• 17 Sep 2015
    Ten tips for writing a press release This week Kay Parris follows up her excellent blog, How to make friends with the media - Part 1, with ten top tips for writing an informative and effective press release. A press release (also known as a news or media release) should be short, striking and informative. 1. Begin with a compelling headline that tells a journalist the crux of the matter. Don’t be obscure. If the story is: “Ed Sheeran to open new community shop”, then that’s your headline – not “Guess who’s coming to town”. 2. Make sure your opening sentences answer the essential questions about your story: Who? When? What? Where? And Why? 3. Avoid jargon and acronyms – your members might know what you’re talking about, but no one else will bother to find out. 4. Use (and attribute) great quotes where possible, to bring your story to life. 5. Write simply, clearly and accurately. A hard-pressed journalist will often run a good press release more or less verbatim as a story. 6. Keep it short – ideally 300 words max for the main story, 600 only if necessary. 7. Include a named contact person, with their email and phone number. 8. Don’t bog your story down with background details. Add them to the end of the press release under the heading: ‘Notes for editors’. Always include key points here about your charity and its mission. 9. Check your work very carefully for errors. 10. Use email to send out your press release, with the headline or a brief description of the story in the email subject box. ----- Kay Parris is a freelance journalist and editor with substantial experience of the voluntary sector.  Image by NS Newsflash   Found this Blog useful? You may also like:    How to write a communications strategy by Kay Parris Don't save you pitch for the elevator by Emma Beeston The Power of Storytelling: Six Top Tips by Mike Zywina     
    1957 Posted by Kay Parris
  • Ten tips for writing a press release This week Kay Parris follows up her excellent blog, How to make friends with the media - Part 1, with ten top tips for writing an informative and effective press release. A press release (also known as a news or media release) should be short, striking and informative. 1. Begin with a compelling headline that tells a journalist the crux of the matter. Don’t be obscure. If the story is: “Ed Sheeran to open new community shop”, then that’s your headline – not “Guess who’s coming to town”. 2. Make sure your opening sentences answer the essential questions about your story: Who? When? What? Where? And Why? 3. Avoid jargon and acronyms – your members might know what you’re talking about, but no one else will bother to find out. 4. Use (and attribute) great quotes where possible, to bring your story to life. 5. Write simply, clearly and accurately. A hard-pressed journalist will often run a good press release more or less verbatim as a story. 6. Keep it short – ideally 300 words max for the main story, 600 only if necessary. 7. Include a named contact person, with their email and phone number. 8. Don’t bog your story down with background details. Add them to the end of the press release under the heading: ‘Notes for editors’. Always include key points here about your charity and its mission. 9. Check your work very carefully for errors. 10. Use email to send out your press release, with the headline or a brief description of the story in the email subject box. ----- Kay Parris is a freelance journalist and editor with substantial experience of the voluntary sector.  Image by NS Newsflash   Found this Blog useful? You may also like:    How to write a communications strategy by Kay Parris Don't save you pitch for the elevator by Emma Beeston The Power of Storytelling: Six Top Tips by Mike Zywina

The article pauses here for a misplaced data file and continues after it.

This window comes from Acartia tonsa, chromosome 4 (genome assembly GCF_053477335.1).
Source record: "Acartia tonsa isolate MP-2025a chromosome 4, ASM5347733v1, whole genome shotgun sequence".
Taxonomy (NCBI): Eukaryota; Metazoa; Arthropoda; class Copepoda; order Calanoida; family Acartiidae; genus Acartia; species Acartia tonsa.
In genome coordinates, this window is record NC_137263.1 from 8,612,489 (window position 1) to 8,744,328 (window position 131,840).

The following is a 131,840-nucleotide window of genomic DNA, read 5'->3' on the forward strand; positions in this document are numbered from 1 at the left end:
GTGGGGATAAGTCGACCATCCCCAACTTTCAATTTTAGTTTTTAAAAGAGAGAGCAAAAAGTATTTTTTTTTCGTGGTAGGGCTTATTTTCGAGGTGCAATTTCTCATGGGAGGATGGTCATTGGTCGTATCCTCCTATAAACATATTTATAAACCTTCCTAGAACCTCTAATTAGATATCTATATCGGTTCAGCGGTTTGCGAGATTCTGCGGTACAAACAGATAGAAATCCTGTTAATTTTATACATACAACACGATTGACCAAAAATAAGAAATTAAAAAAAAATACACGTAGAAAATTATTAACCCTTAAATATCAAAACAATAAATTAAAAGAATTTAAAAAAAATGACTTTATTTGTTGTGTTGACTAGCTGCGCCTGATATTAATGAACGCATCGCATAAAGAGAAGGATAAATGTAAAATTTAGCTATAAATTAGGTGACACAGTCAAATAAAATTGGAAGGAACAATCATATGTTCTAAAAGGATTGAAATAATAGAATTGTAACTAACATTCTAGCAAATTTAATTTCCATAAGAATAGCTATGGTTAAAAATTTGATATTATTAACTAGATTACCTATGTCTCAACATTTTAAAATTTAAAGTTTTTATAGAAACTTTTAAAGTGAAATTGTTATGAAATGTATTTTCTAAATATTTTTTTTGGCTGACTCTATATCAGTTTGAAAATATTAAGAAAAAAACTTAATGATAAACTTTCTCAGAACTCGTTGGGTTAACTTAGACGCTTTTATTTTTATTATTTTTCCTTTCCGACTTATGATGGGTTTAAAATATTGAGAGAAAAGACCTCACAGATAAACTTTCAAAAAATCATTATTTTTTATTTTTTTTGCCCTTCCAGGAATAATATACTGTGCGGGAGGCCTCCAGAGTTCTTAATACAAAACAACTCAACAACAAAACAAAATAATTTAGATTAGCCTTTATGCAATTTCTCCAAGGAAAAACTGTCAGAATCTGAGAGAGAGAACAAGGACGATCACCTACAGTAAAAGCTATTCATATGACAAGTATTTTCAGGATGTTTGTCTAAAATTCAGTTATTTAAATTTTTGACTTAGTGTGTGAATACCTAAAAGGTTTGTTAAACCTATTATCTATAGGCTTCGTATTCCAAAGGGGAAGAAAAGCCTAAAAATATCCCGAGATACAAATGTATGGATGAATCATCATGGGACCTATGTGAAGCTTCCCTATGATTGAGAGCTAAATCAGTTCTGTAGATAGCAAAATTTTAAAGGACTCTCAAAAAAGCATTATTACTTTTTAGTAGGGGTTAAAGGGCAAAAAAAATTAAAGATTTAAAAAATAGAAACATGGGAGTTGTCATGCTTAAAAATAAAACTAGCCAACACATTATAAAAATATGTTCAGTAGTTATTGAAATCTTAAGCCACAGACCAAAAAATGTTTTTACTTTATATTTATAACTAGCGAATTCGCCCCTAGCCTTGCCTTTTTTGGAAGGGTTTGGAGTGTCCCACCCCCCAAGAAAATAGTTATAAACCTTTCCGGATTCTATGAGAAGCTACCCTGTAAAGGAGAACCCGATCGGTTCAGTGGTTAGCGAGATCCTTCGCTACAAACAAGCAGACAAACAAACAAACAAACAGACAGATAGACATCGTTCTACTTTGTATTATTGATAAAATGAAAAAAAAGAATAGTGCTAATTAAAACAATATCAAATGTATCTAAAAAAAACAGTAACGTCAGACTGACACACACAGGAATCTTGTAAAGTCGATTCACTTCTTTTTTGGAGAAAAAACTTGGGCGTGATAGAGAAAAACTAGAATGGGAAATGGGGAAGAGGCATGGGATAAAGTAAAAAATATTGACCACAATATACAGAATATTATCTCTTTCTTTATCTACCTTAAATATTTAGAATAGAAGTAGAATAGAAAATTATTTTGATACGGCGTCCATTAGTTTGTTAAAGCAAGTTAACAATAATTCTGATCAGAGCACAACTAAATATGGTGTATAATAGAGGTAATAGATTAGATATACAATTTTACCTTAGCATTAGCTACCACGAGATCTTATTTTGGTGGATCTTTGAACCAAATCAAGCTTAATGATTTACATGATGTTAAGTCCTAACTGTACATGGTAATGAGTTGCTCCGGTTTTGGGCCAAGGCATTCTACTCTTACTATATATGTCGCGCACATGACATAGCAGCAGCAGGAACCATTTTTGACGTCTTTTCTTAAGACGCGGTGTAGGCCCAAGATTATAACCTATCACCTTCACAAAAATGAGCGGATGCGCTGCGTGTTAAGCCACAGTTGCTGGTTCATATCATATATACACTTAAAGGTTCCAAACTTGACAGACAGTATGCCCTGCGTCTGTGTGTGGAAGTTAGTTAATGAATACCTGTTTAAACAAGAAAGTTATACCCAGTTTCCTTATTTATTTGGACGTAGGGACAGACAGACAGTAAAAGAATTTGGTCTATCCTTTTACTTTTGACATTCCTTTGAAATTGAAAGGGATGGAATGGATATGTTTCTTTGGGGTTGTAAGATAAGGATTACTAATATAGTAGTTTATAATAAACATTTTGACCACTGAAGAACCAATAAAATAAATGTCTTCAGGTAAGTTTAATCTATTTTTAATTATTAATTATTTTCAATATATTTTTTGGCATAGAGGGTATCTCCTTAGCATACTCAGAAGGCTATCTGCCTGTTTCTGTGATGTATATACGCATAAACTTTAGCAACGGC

Sep 17, 2015 1957
  • 17 Sep 2015